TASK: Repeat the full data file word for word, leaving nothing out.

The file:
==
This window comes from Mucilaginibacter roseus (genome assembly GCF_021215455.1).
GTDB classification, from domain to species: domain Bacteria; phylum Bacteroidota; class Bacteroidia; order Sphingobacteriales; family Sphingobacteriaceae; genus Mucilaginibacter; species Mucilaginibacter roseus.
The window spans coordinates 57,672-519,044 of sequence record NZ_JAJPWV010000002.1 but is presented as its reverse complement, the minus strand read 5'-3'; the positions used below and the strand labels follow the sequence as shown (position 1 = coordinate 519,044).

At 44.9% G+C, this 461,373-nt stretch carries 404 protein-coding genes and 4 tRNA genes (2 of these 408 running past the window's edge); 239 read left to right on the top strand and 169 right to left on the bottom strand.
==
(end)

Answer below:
This window comes from Mucilaginibacter roseus (genome assembly GCF_021215455.1).
GTDB classification, from domain to species: domain Bacteria; phylum Bacteroidota; class Bacteroidia; order Sphingobacteriales; family Sphingobacteriaceae; genus Mucilaginibacter; species Mucilaginibacter roseus.
The window spans coordinates 57,672-519,044 of sequence record NZ_JAJPWV010000002.1 but is presented as its reverse complement, the minus strand read 5'-3'; the positions used below and the strand labels follow the sequence as shown (position 1 = coordinate 519,044).

At 44.9% G+C, this 461,373-nt stretch carries 404 protein-coding genes and 4 tRNA genes (2 of these 408 running past the window's edge); 239 read left to right on the top strand and 169 right to left on the bottom strand.